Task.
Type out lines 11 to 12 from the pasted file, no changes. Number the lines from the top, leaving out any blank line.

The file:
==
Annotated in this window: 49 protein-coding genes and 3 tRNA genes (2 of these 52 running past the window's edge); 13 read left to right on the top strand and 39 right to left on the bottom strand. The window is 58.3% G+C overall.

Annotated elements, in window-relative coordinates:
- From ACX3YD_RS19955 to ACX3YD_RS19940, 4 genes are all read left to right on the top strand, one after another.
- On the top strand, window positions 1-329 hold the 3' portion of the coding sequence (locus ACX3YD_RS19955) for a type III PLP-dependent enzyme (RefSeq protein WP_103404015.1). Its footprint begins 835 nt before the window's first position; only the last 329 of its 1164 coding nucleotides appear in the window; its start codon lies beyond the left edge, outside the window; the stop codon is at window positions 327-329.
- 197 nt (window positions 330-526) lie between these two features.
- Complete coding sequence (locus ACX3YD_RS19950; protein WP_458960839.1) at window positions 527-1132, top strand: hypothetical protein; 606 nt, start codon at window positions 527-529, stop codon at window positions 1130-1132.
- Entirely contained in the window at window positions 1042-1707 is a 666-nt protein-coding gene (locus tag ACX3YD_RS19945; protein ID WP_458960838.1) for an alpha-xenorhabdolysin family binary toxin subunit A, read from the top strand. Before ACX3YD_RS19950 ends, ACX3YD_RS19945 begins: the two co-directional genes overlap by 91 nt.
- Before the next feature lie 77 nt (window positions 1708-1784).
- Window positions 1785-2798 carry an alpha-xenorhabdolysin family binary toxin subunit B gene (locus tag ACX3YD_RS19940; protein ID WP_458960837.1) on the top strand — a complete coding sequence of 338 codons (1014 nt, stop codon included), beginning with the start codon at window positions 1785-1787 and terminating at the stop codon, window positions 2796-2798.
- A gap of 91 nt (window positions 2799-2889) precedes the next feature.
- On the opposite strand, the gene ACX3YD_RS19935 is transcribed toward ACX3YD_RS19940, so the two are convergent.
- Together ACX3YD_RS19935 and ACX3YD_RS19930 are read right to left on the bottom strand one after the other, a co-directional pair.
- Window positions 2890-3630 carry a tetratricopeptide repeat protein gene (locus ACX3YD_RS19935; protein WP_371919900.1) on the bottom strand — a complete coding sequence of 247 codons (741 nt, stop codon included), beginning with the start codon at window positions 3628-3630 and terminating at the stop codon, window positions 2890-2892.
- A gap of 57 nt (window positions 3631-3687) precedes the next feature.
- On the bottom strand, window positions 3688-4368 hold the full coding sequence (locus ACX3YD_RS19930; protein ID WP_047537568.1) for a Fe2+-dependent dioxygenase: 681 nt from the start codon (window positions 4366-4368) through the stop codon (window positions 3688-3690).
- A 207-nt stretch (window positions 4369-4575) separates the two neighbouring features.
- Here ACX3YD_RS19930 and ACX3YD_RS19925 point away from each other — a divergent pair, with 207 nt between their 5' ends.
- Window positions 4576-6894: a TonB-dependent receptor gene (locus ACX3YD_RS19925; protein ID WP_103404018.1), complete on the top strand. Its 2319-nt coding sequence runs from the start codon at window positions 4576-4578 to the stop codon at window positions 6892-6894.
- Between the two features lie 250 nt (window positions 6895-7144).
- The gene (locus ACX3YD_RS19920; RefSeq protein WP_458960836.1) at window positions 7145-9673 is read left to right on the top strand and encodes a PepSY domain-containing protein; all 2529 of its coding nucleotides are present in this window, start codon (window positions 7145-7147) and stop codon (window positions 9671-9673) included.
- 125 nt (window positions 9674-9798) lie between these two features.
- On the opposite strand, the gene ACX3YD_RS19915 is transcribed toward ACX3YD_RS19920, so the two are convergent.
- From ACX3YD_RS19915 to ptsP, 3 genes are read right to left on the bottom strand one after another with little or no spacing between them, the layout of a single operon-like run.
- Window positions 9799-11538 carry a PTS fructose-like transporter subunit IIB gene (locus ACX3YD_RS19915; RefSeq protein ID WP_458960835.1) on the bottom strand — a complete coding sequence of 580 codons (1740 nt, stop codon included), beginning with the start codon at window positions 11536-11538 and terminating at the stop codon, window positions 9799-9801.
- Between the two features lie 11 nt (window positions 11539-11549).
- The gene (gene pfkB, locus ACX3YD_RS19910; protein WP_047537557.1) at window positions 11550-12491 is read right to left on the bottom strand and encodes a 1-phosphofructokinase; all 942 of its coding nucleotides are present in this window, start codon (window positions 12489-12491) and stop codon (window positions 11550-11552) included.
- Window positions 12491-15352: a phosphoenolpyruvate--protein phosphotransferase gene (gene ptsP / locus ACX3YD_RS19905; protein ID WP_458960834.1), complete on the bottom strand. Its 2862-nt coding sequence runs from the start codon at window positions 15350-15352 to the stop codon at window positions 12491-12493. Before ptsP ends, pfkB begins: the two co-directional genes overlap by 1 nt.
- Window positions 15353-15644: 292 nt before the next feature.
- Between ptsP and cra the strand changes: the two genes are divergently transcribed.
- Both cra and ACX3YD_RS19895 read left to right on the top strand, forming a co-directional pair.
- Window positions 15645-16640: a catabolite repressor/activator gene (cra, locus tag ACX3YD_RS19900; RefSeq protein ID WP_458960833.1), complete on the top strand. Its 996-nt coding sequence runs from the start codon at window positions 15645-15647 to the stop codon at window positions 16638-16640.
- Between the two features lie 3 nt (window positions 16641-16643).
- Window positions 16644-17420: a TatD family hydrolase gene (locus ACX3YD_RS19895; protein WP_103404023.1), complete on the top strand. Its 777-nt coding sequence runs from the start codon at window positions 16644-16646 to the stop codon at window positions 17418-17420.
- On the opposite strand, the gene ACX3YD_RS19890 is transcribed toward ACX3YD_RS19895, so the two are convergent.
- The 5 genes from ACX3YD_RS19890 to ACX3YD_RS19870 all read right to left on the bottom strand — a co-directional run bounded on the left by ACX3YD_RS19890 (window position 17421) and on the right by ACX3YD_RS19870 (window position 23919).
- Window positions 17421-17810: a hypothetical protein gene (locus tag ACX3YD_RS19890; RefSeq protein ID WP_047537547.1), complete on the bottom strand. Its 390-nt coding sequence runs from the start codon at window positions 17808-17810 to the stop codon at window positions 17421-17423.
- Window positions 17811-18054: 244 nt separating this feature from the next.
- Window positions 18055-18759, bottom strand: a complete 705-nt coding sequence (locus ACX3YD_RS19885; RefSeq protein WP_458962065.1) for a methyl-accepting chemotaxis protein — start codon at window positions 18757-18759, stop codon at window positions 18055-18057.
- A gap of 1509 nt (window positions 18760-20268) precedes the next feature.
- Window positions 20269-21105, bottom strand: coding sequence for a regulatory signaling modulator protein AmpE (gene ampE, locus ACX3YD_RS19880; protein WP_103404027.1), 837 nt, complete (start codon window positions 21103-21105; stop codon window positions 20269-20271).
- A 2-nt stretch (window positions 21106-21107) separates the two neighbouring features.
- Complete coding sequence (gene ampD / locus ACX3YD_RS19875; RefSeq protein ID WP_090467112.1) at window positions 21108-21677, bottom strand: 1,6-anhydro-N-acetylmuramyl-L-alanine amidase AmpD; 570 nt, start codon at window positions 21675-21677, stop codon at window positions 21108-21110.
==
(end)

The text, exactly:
- On the opposite strand, the gene ACX3YD_RS19935 is transcribed toward ACX3YD_RS19940, so the two are convergent.
- Together ACX3YD_RS19935 and ACX3YD_RS19930 are read right to left on the bottom strand one after the other, a co-directional pair.